System Protocol

NCTC System Protocol


The NCTC is an open linked repeater system spreading across North Texas (and beyond) comprised mainly of UHF repeaters. For the system to be effective, the following guidelines and procedures are strongly encouraged.

It's very important to key down and wait a second or two before talking. This allows the entire system to engage and permits all traffic to be heard from one end of the system to the other. It's also just as important to allow for pauses in responses while in a QSO to allow timeout timers across the network to reset and allow other stations on the system to break-in if necessary.

When in a QSO try to keep your transmissions brief (if possible) and please use common courtesy in the duration of your QSO. If you are engaged in a lengthy QSO (15-20 minutes for example) ask if anyone would like to join your QSO or if anyone else needs to use the system. Other hams may want/need to use the system and more importantly the system needs to take a breather from time to time.

If you strike up an extended QSO with another local ham on the network, a local 2m repeater or a simplex channel off the network would be a more "system friendly" alternative to consider.

An objective of the system is to build a system with operators that demonstrate good operating practices. Don't be afraid to assist other operators if they obviously need constructive criticism for audio level issue, weak signal, etc. If you are the recipient of constructive criticism, don't take it personally. It's meant to make the system more usable and pleasant for others on the system.

The NCTC system was created several years ago for recreational use, but it is a vital artery for the radio desk at the National Weather Service in Fort Worth to take spotter reports during severe weather events, mainly outside the DFW Metroplex. NWS Forth Worth (WX5FWD) traffic takes priority over ALL routine/recreational traffic on the network. When severe weather is anticipated in the North Texas region, all users should be vigilant and keep the system free for severe weather traffic to and from WX5FWD.

The system has a weekly net every Thursday evening at 8:30 pm. Check-ins are strongly encouraged from all over the system to stress-test the network and ensure every repeater is working properly. This is a great time to practice operating skills and get to know others on the system, announcements, for sale items, etc.

After the conclusion of the weekly net, refrain from using the system for 15-30 minutes to give the system a break. A hiatus is required for everything to cool down, especially in the warmer months. Obviously an emergency or a very, very brief QSO is permissible, but any normal (or extended) QSO is strongly discouraged.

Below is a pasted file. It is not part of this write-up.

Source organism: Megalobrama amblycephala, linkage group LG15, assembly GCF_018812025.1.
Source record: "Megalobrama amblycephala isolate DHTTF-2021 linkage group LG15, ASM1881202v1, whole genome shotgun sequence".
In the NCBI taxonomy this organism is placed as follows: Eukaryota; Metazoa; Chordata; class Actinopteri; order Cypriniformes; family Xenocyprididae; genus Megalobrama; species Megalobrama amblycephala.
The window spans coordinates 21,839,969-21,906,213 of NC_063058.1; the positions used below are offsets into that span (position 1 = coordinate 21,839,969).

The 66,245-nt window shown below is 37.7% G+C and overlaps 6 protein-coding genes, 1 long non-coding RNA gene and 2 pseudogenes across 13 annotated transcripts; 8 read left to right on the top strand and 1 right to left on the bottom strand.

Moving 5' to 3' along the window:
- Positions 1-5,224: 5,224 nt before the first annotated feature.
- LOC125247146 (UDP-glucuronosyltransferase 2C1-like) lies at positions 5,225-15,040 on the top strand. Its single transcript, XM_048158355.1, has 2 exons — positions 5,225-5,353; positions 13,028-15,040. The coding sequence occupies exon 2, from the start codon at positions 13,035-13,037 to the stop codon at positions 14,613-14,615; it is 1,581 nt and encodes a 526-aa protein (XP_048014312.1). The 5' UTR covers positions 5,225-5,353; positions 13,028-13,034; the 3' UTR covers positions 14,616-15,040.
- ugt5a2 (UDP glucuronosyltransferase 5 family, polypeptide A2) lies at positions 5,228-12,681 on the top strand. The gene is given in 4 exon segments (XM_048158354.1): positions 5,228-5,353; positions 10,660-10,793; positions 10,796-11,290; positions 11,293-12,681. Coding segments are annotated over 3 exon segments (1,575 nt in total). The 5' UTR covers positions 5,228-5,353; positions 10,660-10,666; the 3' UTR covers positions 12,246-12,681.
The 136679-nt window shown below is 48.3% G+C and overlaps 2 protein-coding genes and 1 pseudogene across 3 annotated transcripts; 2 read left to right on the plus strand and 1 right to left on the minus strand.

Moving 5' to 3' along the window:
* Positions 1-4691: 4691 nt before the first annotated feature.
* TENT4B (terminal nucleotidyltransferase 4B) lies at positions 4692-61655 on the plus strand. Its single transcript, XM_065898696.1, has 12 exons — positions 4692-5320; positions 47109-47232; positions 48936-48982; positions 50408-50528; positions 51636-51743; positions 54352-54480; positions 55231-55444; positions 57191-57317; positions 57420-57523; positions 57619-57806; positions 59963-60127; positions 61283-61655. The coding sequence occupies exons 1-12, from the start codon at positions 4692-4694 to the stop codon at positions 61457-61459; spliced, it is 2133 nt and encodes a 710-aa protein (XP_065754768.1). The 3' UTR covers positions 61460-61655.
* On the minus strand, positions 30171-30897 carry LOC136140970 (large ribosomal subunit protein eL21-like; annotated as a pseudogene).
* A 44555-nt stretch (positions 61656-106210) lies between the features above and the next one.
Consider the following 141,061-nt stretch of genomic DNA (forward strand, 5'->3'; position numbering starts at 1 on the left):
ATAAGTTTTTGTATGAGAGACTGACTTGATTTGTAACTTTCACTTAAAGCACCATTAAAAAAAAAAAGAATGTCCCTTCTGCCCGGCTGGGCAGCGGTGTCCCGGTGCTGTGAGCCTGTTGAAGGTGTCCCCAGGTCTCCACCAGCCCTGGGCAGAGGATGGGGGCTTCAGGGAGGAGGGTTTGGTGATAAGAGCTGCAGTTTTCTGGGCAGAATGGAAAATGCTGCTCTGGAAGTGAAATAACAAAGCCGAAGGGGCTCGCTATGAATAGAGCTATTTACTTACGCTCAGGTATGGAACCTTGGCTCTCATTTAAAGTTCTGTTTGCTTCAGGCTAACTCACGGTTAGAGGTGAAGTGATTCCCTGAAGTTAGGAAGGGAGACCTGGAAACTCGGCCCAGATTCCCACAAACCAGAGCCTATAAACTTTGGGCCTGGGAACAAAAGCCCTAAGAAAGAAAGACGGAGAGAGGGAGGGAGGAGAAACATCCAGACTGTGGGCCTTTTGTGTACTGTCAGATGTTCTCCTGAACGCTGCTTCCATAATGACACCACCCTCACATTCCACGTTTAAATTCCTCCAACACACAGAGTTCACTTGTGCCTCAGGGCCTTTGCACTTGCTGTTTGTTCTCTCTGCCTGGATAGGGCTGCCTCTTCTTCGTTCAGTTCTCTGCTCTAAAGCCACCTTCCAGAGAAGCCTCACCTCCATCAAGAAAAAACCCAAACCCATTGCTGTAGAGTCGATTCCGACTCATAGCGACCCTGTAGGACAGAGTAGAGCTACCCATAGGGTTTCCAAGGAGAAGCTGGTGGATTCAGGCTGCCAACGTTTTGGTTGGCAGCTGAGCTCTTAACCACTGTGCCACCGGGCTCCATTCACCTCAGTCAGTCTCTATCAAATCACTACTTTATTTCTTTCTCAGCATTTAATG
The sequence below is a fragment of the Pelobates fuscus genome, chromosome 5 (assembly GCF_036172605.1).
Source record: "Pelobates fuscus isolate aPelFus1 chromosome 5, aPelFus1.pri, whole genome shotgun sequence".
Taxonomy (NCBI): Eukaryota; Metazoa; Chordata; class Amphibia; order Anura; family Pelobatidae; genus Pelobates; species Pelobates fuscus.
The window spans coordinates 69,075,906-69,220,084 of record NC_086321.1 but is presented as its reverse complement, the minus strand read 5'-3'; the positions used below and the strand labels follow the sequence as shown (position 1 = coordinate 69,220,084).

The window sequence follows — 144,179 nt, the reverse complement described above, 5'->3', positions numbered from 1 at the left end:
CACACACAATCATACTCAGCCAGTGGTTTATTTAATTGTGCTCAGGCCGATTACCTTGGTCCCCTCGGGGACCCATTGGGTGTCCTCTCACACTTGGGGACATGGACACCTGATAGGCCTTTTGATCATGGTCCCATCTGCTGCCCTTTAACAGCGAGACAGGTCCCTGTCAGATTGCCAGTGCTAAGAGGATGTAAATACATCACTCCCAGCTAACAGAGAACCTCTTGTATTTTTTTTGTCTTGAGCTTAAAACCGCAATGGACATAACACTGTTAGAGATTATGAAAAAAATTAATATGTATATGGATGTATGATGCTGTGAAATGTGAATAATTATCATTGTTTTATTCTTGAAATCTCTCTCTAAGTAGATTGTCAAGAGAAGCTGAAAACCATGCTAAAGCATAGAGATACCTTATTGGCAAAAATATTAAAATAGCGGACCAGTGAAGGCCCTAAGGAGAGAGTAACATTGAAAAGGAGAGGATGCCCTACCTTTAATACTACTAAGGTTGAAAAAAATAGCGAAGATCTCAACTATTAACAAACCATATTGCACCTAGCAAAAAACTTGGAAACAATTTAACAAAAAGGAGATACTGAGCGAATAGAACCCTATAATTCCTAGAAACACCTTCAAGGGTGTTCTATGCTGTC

Routine status updates on the system and other pertinent content are posted on this web page NCTC.INFO, the NCTC Radio Facebook page and discussed on the weekly net on Thursday evening.

In depth discussion of the architecture of the network and site information is somewhat guarded information and probably should be discussed face to face or on the phone, not over the radio.

The NCTC system is an OPEN system. All properly licensed hams are welcome to use NCTC system. Any user that violates Part 97 Amateur Rules, will be asked to leave the system until corrected.

The NCTC system blends many platforms in addition to RF to connect sites. Allstar, WiresX, DMR, and Echolink are a few examples. As the system grows and embraces these platforms, it's imperative to regulate access into the system. We have implemented an Access List for digital platforms. We simply can't have unobstructed access into the system, especially if a weather event is in progress and run the risk of having users hampering Skywarn activities.

Please do not connect a remote base, cross band repeater or some other mode of communications into the NCTC system without coordinating with one of the system admins. A personal cross band repeater, for example, can and often do more harm than good. Trying to track down an obscure cross band repeater that has the entire system locked up is extremely frustrating.

This network is managed by a loosely organized group of like-minded hams that have a common goal of providing a high quality, wide area, friendly and informative radio system. This is all done without any kind of annual dues or a formally structured organization. Contributions are welcome at any time. At any given time a breakdown in a system component can occur. Other times a targeted improvement needs to be completed. Whatever the case may be, we band together, pass the hat and utilize our collective talents to MAKE IT HAPPEN.